Why Oceania, Africa, and Asia. However, with

Why is football
hooliganism more publicised in the media than any other sport, and how does it
affect our social construct?


Football hooliganism throughout the last 70
years has gone through an expediential rise, and a
landslide of a slope. Whilst in the 2014 World Cup alone, the viewership met a
phenomenal growth of 3.2 billion viewers in total throughout the competition in
total, but the final alone of the tournament on the 13th July 2014
met a stunning total of one billion viewers alone; so, it’s therefore evident
that football is the world’s most popular sport on the planet, especially
throughout Europe, but it’s also a sport that is on the verge of immense
popularity in other continents such as the Americas, Oceania, Africa, and Asia.
However, with the evergrowing spectators of the sport will bring along those
fans that can’t simply sit down and watch the game peacefully; those fans that
like to go the extra mile, and evidently take it way too far. This is commonly
known as football hooliganism. Throughout this essay, I intend on discussing
why the issues of footballing hooliganism get more publicised than any other
sport, and how that can affect how we view the sport on a social level.

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Firstly, what is football hooliganism, and what is the
differentiation from regular hooliganism? Regular hooliganism is perceived to
be unruly, violent and rowdy by gang members, sporting hooliganism follows the
same type of behaviour but between sports fans. The etymology of the each isn’t
too complicated; “hooliganism” was first used in the early 1900s, and then they
added “football” in front of it during the 1930s to categorize these hooligans
from each other. However, what these sporting hooligans do to place themselves
into this category is the main issue. A football hooligan’s behaviour may
consist of the following: taunting, spitting, unarmed fighting, throwing of
objects into the playing field (in an attempt to harm a player or official),
throwing objects towards the opposition fans, fighting with weapons, and
disorderly crowd behaviour. Even in eras that span onto hundreds of years ago,
actions like this were similar to the ones we’d see in today’s game. Although
the first instance of hooliganism is unknown, it can be tracked back to 14th
Century England, when in 1314, Edward II banned football because he believed
the disorder surrounding matches might lead to social unrest, or even treason.
This occurred when a nasty free-for-all involving rival villages hurled a pig’s
bladder at each other across a local heath. Whereas, in comparison to a more
recent one on October 19th 2017, during a UEFA Europa League match,
a game between English side Everton and the French unit of Lyon a brawl broke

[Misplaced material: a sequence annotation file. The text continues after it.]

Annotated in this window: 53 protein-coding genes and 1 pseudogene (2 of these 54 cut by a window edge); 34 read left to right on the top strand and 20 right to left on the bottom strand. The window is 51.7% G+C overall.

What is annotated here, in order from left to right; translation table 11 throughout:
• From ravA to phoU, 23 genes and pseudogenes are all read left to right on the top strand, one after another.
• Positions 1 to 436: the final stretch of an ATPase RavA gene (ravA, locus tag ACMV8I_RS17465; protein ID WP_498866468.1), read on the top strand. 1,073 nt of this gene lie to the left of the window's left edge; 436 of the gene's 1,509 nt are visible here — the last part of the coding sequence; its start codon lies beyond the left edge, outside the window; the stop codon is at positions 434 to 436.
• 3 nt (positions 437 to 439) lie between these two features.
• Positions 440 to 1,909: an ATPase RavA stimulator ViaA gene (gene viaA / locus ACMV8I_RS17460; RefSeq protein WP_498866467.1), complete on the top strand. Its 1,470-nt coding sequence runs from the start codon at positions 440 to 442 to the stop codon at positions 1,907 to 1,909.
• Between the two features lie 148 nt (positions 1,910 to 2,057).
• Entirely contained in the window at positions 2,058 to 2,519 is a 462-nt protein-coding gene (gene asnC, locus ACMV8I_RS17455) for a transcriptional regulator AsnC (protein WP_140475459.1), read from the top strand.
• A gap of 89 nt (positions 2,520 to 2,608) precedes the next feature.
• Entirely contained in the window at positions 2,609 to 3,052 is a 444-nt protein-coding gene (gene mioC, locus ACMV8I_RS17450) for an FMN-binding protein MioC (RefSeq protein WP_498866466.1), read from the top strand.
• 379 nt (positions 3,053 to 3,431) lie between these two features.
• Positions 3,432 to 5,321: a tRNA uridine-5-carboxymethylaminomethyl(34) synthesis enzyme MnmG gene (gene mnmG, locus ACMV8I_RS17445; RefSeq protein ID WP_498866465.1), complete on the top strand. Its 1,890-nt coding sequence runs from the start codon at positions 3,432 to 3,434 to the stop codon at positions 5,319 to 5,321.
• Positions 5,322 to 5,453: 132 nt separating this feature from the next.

out between the players, which led to some of the fans of Everton coming along
pitchside and started throwing punches towards some of the Lyon players. In a
result of these actions, the Everton fans that were eventually identified for
these vicious acts have now faced a permanent ban from viewing club games. In
addition, these two events, which are hundreds of years apart, show the same attributes
of behaviour in how the hooliganism act was caused and executed. Furthermore,
both of those acts were committed by football fans. This then could reinforce
the fact that football fans are perhaps more known to use violent behaviour
when attending the game. Furthermore, measures have been taken in attempt to
reduce hooliganism acts. Such as: banning of items that could be used as a
weapon, banning identified hooligans from the stadium, creating a seating
policy inside the stadium, segregating of the opposition fans, banning of fans
watching the game (resulting the match to take place behind closed doors),
compiling registers of known hooligans, and restricting the ability of known
hooligans to travel overseas. However, even though these extreme measures have
been used to try and prevent from the beloved game to be disrupted, many
hooligans have always found a way to cause a ruckus during games. For example,
a recent one, which I was there an experienced was on the 21st
October 2017 in the match between Bristol City vs. Leeds United; in which where
the hooliganism act occurred in the fourth minute of the game when Leeds took
the lead and the fans responded by throwing flares onto the pitch. Even though
it being a minor act, which caused no harm to any other fan, it was still an
act of hooliganism because flares have been banned from sporting events for a
numerous of decades.


hooligans, danger is always near, and with danger near, disaster is always